When designing a finished product using plastic injection molding, the main goal is to make a technically accurate design that will function well and can be manufactured at a low cost. There are different steps involved to accomplish this goal. Read on these essential tips on how to improve the design for plastic injection molding.
Today’s plastic has many design properties that many have thought existed only in metals. High-performance plastic possesses durability more than some metals. With such strength, it is used in different applications from plumbing, aerospace, and medical replacing the metal parts to plastic.
Picking the Right Tooling
Injection molding is synonymous with high volume production. When you need to produce parts in millions the molds are usually designed from steel. Creating the mold takes time and cost, but there are more advantages than steel tooling provides more than just high volumes. Steel tooling can accommodate more cavities, meaning more parts can be made per shot and can handle complicated geometries and different surface finishes.
There are many different ways to produce molds, and 3D printing is one of them. Although low in cost, the molds produce by 3D printing have rough finishes and needs a secondary process to smooth them out. In addition, it can only hold no more than 100 shots, and the mold will begin to deteriorate.
Aluminum tooling is the most common tooling that places itself between 3D printing and steel molds. Most aluminum molds cannot produce the same volume of steel, and it can only be suitable for between 10,000-50,000 shots or up to 100,000 shots. By optimizing the design of injection molding, the longevity of aluminum tool will be longer.
Selecting the Right Material
Another essential factor in designing for injection molding is the selection of material. To do this, determining the mechanical properties that will be critical for the parts. Questions about how much weight it needs to support, will it be used in high temperatures and transparency are some of the necessary information required. With all the data, the choices of the materials to be used will be narrowed down and help in the selection process.
Here are some of the conventional thermoplastics that are commonly used in plastic injection molding.
ABS (Acrylonitrile butadiene styrene) – it can work with many parts. It is also low cost but can sturdy and robust and will have glossy finishes. One popular toy, Lego, is made from ABS plastic component. One of the significant advantages of using ABS is it can be painted. However, its downside is it has weak chemical and UV resistance.
PP (Polypropylene) – it is one of the most affordable plastics and is used in everyday consumer products like patio furniture, food containers, and automobile interiors. It possesses excellent heat resistance, clarity, and stiffness.
Acrylic – is the plastic material for transparent parts like LED enclosure. Its exceptional quality is its ability to withstand long-term exposure to the sun.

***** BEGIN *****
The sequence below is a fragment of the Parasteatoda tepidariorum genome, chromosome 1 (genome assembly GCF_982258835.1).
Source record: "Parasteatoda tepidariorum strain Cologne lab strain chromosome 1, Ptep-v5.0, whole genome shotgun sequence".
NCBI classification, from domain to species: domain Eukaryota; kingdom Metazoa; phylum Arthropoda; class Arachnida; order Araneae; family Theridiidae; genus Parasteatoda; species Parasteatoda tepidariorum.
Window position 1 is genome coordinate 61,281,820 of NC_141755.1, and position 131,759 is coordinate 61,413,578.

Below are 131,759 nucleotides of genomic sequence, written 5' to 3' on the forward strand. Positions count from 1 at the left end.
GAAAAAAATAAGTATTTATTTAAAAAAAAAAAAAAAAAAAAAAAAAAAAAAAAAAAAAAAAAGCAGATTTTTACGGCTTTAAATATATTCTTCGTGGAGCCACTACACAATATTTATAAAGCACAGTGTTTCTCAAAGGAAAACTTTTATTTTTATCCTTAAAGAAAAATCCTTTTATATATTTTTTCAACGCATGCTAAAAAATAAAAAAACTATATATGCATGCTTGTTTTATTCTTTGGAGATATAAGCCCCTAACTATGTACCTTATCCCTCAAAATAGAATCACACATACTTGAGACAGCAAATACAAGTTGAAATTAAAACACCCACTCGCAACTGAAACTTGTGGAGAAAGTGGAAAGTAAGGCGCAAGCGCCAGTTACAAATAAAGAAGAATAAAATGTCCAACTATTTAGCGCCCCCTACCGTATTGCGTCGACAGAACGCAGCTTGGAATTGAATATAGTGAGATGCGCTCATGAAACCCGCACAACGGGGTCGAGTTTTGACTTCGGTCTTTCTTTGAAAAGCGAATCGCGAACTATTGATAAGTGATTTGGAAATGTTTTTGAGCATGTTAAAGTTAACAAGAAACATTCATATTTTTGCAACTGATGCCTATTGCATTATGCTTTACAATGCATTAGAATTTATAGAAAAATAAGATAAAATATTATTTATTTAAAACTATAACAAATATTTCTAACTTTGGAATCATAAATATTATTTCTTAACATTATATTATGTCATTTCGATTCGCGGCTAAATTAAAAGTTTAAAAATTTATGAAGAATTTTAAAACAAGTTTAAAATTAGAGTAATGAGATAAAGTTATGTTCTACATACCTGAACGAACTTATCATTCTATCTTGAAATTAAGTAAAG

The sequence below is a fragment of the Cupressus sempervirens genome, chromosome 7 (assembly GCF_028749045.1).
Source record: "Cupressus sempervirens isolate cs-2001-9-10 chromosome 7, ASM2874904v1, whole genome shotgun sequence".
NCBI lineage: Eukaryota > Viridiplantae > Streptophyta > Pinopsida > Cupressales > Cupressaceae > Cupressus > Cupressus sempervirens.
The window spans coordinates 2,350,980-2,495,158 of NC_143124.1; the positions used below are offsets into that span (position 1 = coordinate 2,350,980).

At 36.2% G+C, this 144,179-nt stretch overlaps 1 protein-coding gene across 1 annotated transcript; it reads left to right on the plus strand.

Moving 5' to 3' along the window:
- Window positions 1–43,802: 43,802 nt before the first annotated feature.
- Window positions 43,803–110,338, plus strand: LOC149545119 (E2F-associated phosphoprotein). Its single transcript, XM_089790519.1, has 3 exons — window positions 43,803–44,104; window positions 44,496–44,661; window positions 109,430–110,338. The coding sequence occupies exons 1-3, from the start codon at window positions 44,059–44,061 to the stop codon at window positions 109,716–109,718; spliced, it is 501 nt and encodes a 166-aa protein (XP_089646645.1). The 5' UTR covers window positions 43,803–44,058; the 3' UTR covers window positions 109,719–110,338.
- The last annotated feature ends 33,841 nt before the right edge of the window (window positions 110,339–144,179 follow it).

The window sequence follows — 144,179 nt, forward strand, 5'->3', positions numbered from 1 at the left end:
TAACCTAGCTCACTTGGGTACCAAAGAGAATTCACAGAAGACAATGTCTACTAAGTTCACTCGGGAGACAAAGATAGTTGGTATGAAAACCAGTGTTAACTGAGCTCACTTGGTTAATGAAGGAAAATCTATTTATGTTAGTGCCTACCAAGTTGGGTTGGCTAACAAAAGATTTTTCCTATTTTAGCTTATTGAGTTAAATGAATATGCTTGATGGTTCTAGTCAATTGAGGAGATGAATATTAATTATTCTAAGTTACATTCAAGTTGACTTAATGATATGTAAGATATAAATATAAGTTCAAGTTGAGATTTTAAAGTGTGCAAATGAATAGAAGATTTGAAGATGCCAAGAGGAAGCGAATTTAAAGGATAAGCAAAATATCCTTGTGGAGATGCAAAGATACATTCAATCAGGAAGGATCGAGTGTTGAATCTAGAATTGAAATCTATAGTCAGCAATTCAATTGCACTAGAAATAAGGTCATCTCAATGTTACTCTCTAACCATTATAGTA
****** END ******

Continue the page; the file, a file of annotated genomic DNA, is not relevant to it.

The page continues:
Designing for Moldability
Injection molding has a set of requirements that needs to be fulfilled to have consistent and quality results. In creating the mold, features should be adjusted for the resin to flow well in the mold, letting it cool evenly and reducing the chances for defects like warp, flash, knit lines, and sink.
Here are the standard features in the injection molding design
Wall thickness – having a consistent wall thickness will help reduce the possibility of warping, sinking and helps the material to evenly cool. There is a rule in designing the walls; it should not be less than 40 to 60 thicker than its adjacent walls.
Rounded features – in designing the mold, avoiding sharp corners and edges can help the resin to flow through the cavity smoothly, add strength to the part and reduce stress. If it is inevitable to avoid sharp corners, choosing the right material is critical.
Draft – applying draft to vertical walls can increase its strength. It’s the angle used on the surfaces of the part that’s running parallel to the mold opening. The recommended draft is one degree per inch of the depth of the cavity. The draft is essential because it ensures that the part will cleanly eject from the injection mold.
Selecting the Right Manufacturing Partner
To determine the ideal partner to manufacture the designed part, the type of tooling that it needs is important. Other than the price, there are many factors to consider in selecting the injection molding manufacturer, including the lead time, the minimum quantity required, and the cost of tooling and parts.
The level of experience of the manufacturer is also vital because plastic injection molding is a complicated process. And many manufacturing aspects need to be considered like machining capabilities, quality controls, material handling, and many more.